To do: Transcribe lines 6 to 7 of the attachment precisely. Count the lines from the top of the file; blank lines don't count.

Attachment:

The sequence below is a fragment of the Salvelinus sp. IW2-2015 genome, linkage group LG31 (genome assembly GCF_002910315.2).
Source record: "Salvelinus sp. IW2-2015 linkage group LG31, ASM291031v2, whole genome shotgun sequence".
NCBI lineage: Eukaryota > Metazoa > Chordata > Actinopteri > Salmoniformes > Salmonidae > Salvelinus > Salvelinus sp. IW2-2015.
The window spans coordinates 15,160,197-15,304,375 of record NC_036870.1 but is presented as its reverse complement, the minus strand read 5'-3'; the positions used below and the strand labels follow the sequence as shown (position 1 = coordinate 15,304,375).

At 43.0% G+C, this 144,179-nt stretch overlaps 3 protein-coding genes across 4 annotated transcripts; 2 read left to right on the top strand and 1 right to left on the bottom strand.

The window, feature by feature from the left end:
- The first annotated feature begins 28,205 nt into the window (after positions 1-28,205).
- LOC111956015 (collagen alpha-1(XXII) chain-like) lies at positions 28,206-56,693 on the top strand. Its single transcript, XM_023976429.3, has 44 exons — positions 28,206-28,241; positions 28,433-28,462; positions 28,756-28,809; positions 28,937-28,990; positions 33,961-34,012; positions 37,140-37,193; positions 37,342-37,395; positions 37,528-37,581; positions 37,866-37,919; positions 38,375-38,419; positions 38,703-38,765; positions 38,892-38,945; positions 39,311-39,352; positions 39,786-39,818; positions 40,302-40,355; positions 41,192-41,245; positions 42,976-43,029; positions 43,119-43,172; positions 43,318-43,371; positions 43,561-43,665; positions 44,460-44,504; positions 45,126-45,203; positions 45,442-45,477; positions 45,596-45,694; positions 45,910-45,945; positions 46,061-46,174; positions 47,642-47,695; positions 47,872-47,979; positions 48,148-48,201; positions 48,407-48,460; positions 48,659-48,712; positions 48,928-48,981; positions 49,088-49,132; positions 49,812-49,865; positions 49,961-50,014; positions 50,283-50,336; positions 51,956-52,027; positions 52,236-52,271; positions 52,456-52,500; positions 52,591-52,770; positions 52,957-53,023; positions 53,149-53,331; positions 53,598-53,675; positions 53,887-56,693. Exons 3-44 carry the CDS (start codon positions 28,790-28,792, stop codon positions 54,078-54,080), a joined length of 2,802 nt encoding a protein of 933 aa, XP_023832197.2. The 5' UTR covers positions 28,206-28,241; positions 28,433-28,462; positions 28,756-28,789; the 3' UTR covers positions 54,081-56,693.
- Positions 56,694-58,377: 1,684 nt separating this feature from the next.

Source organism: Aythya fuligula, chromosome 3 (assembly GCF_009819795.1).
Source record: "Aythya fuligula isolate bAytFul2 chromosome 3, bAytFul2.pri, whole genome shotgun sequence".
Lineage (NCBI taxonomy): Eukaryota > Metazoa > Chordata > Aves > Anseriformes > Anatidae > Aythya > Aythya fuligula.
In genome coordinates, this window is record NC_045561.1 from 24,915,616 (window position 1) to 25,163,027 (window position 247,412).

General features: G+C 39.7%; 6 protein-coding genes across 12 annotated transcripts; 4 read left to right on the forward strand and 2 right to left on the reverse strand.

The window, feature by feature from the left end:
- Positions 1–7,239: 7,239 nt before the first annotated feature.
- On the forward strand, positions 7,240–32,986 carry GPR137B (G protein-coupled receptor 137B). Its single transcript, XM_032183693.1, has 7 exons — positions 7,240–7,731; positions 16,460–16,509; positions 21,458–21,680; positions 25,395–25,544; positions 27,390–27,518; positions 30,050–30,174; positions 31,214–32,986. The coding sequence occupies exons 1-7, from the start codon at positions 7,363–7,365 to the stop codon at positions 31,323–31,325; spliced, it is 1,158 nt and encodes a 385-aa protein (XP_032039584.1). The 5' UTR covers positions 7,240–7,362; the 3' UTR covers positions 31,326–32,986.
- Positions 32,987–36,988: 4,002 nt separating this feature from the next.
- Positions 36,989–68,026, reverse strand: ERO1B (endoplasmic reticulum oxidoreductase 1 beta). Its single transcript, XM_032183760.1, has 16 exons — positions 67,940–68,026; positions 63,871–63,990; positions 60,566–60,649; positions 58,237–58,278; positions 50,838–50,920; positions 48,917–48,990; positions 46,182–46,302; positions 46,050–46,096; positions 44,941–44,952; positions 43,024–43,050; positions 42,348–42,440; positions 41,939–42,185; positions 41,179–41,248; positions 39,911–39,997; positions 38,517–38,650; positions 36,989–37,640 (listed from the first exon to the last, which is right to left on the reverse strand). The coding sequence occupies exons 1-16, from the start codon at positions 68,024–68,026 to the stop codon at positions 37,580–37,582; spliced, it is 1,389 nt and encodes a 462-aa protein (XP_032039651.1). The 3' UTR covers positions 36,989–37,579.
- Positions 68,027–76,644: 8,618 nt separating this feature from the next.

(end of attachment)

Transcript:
The window, feature by feature from the left end:
- The first annotated feature begins 28,205 nt into the window (after positions 1-28,205).